DxO releases Photolabs 3 with unique colour manipulation wheel

DxO released its third upgrade of Photolabs, the former Optics Pro. The new version has a new repair and clone tool, a new local adjustments mask manager and a new colour wheel. And finally, after so many years, the metadata module has been updated as well, albeit with a very modest support for a keywords, author name and copyright field.

The local adjustment tool that lets you remove unwanted elements from an image has been improved in the new version by adding the ability to reposition the area that is used as the source for the reconstruction. It becomes visible only when you opt to see the selection. Two masks then become visible; one is where you brushed in the correction, the other is the source. Each of these have a manipulation dot that you can move around. The tool now also offers a Clone Mode, which lets you directly replace the area you are editing. On my system and in both modes, manipulating the dots slowed down the image rendering considerably. The results are what you would expect from such a tool, nothing too spectacular but useful.

DxO PhotoLab 3 also improves on the Local Adjustments palette. You can now manage local correction masks that have been layered within a single image. The tool also lets you reverse the selected mask with a single click. That saves time, but again, nothing spectacular.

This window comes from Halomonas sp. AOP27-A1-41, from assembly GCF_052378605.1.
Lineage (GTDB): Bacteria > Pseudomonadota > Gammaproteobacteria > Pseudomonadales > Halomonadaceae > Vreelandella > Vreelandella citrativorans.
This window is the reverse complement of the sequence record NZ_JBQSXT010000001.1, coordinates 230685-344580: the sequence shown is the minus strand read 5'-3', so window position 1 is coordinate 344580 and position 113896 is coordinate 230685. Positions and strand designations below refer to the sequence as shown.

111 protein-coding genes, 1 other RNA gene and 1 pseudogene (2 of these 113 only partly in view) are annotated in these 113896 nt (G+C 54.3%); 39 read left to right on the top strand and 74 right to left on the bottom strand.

That it does not look spectacular is not what you can say from the one tool that really sets PhotoLab 3 apart: the HSL Tool. It features a new colour adjustment mode based on a chromatic circle called the DxO ColorWheel.

The DxO ColorWheel allows you to select a colour range from eight different channels, fine-tune the value, select a replacement colour and adjust the transitions. The DxO ColorWheel is loosely based on Capture One’s colour wheels, but it’s more intuitive to use, nicer designed, more modern and it invites to experiment. So, a very big thumbs up for this one.

The tool is no toy, though. It’s very useful and efficient at manipulating the exact colours you want to change. Uniformity settings also let you adjust colour variations within a specific range, for example. The Saturation and Luminance sliders operate more or less independently, which offers more flexibility, especially when converting from colour to black and white and creating partially desaturated images.

Finally, DxO PhotoLab 3 at long last offers keyword management. Keywords associated with an image can now be displayed in the interface, including when they are imported from other apps. You can now add, delete, or rename keywords for one or multiple images simultaneously and include them in multi-criteria searches (macOS version only; this feature will be available in the Windows version in the near future). DxO PhotoLab 3 also offers more complete information and metadata display options as well as additional Projects management options.

That metadata thing is a big step forward, but I still think DxO should add the ability to view and edit all the IPTC metadata that’s available. That would make the app a complete solution for editing as well as cataloguing.

Wrapping it up, DxO Photolab 3 is a magnificent image editor with a decent management module. Its PRIME noise reduction algorithm is still unparalleled, its local adjustment functionality is one of the very best and now it also has a HSL tool that is turning heads. It’s definitely on my recommended list.